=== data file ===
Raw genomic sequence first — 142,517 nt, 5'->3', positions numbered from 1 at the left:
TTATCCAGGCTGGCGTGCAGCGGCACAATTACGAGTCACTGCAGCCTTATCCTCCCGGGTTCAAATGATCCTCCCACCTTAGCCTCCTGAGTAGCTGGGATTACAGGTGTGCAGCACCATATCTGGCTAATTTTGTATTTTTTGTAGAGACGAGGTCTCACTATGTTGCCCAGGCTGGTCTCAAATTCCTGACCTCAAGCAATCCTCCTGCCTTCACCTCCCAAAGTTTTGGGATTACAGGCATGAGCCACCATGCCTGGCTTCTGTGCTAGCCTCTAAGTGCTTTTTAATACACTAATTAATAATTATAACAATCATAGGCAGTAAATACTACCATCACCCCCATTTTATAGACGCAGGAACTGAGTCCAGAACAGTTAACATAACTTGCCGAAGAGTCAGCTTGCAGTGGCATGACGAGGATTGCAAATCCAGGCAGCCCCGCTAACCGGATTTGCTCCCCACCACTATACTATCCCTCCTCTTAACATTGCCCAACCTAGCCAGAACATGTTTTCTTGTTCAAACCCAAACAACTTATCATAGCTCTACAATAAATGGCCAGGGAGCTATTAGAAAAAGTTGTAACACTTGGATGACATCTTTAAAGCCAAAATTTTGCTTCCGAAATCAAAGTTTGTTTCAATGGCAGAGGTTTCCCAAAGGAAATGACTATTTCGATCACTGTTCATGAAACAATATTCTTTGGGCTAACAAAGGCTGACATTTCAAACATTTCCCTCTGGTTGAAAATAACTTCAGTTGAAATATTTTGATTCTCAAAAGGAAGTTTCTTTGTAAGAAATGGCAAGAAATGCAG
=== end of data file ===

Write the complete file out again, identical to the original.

Raw genomic sequence first — 142,517 nt, 5'->3', positions numbered from 1 at the left:
TTATCCAGGCTGGCGTGCAGCGGCACAATTACGAGTCACTGCAGCCTTATCCTCCCGGGTTCAAATGATCCTCCCACCTTAGCCTCCTGAGTAGCTGGGATTACAGGTGTGCAGCACCATATCTGGCTAATTTTGTATTTTTTGTAGAGACGAGGTCTCACTATGTTGCCCAGGCTGGTCTCAAATTCCTGACCTCAAGCAATCCTCCTGCCTTCACCTCCCAAAGTTTTGGGATTACAGGCATGAGCCACCATGCCTGGCTTCTGTGCTAGCCTCTAAGTGCTTTTTAATACACTAATTAATAATTATAACAATCATAGGCAGTAAATACTACCATCACCCCCATTTTATAGACGCAGGAACTGAGTCCAGAACAGTTAACATAACTTGCCGAAGAGTCAGCTTGCAGTGGCATGACGAGGATTGCAAATCCAGGCAGCCCCGCTAACCGGATTTGCTCCCCACCACTATACTATCCCTCCTCTTAACATTGCCCAACCTAGCCAGAACATGTTTTCTTGTTCAAACCCAAACAACTTATCATAGCTCTACAATAAATGGCCAGGGAGCTATTAGAAAAAGTTGTAACACTTGGATGACATCTTTAAAGCCAAAATTTTGCTTCCGAAATCAAAGTTTGTTTCAATGGCAGAGGTTTCCCAAAGGAAATGACTATTTCGATCACTGTTCATGAAACAATATTCTTTGGGCTAACAAAGGCTGACATTTCAAACATTTCCCTCTGGTTGAAAATAACTTCAGTTGAAATATTTTGATTCTCAAAAGGAAGTTTCTTTGTAAGAAATGGCAAGAAATGCAG